If it feels like the market’s daily swings are giving you whiplash, you’re right. Following Monday’s rout, the number of daily moves in excess of 1% breached 50% over the past hundred days. In other words, a 1% or greater change in the S&P500 is now more likely than not.
This is unusual. Markets were remarkably calm in the second half of last year. Volatility picked up towards year end as it became clear the Fed was way behind in normalizing policy. Nonetheless, such periods are rare. In the last quarter century such regimes have only existed for 8% of the time. Oddly, this doesn’t augur poor returns. For example, in April 2020 market volatility crossed that “more likely than not” threshold and the subsequent one year return was almost 50%.
However, it does mean advisors will spend more time discussing the outlook with clients. Inflation, an unexpected war in Europe and China’s vain attempt to stamp out Covid are significant headwinds. Recession risks in Europe are rising too. Germany is scrambling to overcome its reliance on Russian natural gas. They are under increasing pressure to unilaterally stop imports, which would likely plunge Germany into a recession, and partial darkness.
Chancellor Olaf Scholz recently said, “It doesn’t help anyone if the lights go out here. Not us and not Ukraine,” But who really expects Russian gas to keep flowing reliably up until the moment Germany closes Nordstream One? Ending Russian gas supply is likely to be timed to suit Russia not Germany. Russia’s infrastructure precludes quickly rerouting their gas to Asia. A move that’s intended to harm Russia is unlikely to be implemented on Germany’s timeframe. So it’s probably going to be disruptive.
Value sectors including energy have returned with a vengeance. Bloomberg calculated that Cathie Wood’s ARK Innovation ETF (ARKK) has now underperformed the S&P500 since its launch in October 2014. Early this year ARKK crossed another ignominious threshold when we showed how poor has been the typical ARKK holder’s experience (see ARKK’s Investors Have In Aggregate Lost Money). ARKK’s since inception performance has not yet been exceeded by the American Energy Independence Index (AEITR), but rest assured that we shall note such in a future blog post if it occurs.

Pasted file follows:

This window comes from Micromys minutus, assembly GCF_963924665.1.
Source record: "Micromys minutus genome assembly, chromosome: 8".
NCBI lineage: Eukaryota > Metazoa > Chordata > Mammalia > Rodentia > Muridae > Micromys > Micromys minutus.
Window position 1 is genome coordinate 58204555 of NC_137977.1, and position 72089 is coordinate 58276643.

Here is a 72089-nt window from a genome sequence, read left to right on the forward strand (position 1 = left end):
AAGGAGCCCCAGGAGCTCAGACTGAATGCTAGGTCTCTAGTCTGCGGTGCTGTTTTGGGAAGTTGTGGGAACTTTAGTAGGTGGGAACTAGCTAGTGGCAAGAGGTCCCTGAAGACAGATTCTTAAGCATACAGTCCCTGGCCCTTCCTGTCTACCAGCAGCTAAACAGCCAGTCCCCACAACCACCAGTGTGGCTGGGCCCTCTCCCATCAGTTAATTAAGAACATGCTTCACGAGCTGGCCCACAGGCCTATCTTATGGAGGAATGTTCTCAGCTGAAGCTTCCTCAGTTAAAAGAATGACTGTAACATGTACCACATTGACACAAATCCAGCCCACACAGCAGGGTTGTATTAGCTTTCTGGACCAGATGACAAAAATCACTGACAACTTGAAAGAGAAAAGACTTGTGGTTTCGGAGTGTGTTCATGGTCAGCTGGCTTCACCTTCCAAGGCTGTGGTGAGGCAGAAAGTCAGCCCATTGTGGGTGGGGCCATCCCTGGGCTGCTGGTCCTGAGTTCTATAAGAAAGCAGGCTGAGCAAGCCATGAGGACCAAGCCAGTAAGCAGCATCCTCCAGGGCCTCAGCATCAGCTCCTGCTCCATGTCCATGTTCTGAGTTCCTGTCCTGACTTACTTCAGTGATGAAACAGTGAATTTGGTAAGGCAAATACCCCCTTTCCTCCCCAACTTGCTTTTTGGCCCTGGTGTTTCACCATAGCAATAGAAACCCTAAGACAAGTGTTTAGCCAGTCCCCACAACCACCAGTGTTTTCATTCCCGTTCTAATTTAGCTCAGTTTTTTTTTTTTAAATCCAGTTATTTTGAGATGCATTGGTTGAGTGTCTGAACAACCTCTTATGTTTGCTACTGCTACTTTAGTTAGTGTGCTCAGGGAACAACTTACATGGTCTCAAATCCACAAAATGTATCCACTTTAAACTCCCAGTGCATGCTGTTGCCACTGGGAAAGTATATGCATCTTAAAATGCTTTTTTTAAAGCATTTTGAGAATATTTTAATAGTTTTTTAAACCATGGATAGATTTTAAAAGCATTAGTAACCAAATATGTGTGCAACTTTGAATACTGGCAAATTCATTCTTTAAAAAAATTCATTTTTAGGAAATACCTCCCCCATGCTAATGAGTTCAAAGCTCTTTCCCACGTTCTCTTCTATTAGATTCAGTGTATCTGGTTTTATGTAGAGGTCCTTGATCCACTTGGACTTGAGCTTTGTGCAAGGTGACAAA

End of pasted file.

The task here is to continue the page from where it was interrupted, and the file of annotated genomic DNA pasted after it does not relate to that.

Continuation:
The AEITR did reach another milestone though – from the index inception date on 12/29/2010, it has now outperformed the S&P500. For most of the past decade investing in pipelines looked like a reliable way to lag the market. Regular readers know our confidence in midstream energy infrastructure has never been swayed by returns that at times presented powerful evidence of misplaced optimism. Ample history showing we have no skill at market timing means we’re still bullish on the sector – to us the reasons are abundant, just as the supply of reliable energy is constrained. Energy investors were cheered by Saudi oil minister Prince Abdulaziz bin Salman’s comment that, “The world needs to wake up to an existing reality. The world is running out of energy capacity at all levels.” I’m the driver you see smiling at the gas pump.
The pipeline sector is not only beating the S&P500. It’s also moving less. By the “more likely than not to move 1% or more” definition, the AEITR has the edge over the S&P500. This has rarely been the case over the past decade. The capital profligacy of the Shale Revolution caused volatility up and then down. Energy transition fears and Covid heaped further uncertainty. But they’ve been replaced by financial discipline, energy realism and the end of Covid (other than in China).
First quarter pipeline company earnings were very good, with most big companies beating expectations. Natural gas exports are creating more opportunities. Energy Transfer expects to move ahead with their Lake Charles liquefaction facility by the end of the year (see High-Energy Earnings Boost Pipelines). Even conservatively run Enbridge expects to profit from growing global demand for US natural gas. CEO Al Monaco recently said, “LNG exports are a big opportunity, with momentum building across the U.S. Gulf Coast, and now more so in western Canada.”
North American midstream energy infrastructure is steadily making up for lost ground over many timeframes. It’s doing so with no more volatility than the market, and in recent months has provided a very welcome negative correlation with traditional stock/bond portfolios. It’s worth noting that recession fears have had only a muted effect on energy prices. Crude oil is still around $100 and the Asian JKM benchmark for natural gas is at $27 per million BTUs for next winter, more than triple the US Henry Hub price. We continue to believe the pipeline sector offers attractive return potential to the long term investor.
We have three funds that seek to profit from this environment:
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